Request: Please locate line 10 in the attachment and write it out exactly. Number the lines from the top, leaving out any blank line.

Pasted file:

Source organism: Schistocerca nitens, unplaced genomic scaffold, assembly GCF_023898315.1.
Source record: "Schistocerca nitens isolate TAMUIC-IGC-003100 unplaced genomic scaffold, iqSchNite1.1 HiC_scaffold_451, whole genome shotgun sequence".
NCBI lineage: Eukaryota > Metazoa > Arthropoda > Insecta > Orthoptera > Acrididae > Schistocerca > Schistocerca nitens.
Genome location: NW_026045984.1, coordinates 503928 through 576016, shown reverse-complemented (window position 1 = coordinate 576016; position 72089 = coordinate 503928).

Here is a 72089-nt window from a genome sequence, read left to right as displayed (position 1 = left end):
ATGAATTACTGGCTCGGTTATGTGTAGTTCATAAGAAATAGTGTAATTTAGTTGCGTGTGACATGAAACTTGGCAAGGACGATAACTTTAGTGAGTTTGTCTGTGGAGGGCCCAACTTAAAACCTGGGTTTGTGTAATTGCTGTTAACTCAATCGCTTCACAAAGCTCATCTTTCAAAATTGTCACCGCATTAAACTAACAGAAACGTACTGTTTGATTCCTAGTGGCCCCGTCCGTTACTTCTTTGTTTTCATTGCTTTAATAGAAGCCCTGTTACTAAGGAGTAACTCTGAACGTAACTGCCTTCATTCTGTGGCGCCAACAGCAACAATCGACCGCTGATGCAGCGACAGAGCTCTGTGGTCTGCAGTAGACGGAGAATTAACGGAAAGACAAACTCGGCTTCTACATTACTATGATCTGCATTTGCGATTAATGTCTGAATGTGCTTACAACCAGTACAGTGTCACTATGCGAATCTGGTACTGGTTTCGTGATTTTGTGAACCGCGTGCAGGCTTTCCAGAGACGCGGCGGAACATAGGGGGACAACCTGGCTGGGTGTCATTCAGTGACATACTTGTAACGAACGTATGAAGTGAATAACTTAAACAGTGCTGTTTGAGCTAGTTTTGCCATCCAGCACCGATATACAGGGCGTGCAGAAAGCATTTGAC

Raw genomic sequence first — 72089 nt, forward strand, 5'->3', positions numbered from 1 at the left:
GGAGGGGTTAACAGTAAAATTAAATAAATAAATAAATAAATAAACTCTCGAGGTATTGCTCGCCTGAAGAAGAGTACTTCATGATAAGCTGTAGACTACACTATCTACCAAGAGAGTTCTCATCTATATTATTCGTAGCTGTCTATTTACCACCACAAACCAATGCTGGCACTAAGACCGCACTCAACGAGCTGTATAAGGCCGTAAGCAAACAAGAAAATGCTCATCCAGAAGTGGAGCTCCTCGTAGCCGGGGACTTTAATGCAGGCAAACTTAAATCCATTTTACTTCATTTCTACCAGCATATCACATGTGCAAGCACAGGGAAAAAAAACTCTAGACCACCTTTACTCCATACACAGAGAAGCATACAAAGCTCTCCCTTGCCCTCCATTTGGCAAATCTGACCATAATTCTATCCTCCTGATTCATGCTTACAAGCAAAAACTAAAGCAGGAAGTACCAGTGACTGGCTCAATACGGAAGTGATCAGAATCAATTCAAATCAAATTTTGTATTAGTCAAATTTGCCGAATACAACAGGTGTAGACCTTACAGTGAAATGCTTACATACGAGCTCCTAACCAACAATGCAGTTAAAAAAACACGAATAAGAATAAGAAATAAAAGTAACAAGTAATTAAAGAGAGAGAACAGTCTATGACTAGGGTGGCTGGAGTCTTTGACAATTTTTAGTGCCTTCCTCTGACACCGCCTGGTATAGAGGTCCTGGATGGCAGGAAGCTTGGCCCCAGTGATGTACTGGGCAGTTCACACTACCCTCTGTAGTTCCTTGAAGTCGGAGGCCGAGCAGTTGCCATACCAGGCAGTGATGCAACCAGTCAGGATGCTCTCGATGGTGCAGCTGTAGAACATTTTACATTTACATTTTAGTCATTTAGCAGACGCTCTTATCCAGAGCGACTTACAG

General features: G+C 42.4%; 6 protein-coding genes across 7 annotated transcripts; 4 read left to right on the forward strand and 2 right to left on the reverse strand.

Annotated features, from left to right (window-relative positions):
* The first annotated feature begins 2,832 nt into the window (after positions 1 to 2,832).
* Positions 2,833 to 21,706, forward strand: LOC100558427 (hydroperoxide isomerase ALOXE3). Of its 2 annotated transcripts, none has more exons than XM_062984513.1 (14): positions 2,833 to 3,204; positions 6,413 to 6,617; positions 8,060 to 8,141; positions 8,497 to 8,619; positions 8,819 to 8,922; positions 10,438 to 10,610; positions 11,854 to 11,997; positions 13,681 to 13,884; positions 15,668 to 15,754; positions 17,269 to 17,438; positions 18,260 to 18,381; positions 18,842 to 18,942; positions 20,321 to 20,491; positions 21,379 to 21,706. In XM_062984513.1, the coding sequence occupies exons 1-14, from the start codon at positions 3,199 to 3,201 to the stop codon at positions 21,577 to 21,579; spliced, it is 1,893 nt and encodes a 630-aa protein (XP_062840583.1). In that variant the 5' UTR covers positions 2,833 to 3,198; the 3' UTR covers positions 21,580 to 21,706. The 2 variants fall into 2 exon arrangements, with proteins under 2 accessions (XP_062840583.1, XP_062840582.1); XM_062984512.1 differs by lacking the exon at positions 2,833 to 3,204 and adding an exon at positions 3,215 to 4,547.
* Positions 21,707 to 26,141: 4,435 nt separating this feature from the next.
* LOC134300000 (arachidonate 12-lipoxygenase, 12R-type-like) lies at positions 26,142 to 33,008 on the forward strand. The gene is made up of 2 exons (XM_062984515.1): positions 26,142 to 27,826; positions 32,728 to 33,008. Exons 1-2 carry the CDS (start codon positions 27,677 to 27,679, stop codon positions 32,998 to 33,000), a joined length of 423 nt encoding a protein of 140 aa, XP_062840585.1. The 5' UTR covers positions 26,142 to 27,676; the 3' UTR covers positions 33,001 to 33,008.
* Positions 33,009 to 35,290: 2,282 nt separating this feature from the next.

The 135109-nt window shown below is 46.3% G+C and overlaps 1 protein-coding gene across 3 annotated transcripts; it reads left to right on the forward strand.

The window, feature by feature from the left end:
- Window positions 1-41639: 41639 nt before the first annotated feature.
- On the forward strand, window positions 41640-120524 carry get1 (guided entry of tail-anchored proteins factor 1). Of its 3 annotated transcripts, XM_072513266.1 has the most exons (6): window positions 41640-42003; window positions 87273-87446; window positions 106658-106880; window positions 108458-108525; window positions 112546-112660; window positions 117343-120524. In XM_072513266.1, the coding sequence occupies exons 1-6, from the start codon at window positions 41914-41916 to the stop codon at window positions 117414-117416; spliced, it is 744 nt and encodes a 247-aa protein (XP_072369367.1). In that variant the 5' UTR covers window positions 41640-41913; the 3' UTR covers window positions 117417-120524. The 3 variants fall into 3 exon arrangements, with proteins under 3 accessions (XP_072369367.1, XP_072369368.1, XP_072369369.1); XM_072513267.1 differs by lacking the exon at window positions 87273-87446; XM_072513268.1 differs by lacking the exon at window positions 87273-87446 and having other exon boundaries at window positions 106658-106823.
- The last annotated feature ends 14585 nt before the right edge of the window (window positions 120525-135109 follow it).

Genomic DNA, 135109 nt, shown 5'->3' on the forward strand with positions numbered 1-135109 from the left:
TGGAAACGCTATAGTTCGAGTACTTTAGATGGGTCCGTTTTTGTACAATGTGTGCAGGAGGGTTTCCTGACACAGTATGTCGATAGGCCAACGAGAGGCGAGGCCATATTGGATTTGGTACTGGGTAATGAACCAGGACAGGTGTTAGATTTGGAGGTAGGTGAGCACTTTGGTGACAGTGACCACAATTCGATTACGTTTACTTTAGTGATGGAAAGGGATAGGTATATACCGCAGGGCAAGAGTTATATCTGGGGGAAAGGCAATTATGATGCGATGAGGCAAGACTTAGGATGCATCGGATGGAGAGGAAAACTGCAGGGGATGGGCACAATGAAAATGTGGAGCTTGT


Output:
Annotated features, from left to right (window-relative positions):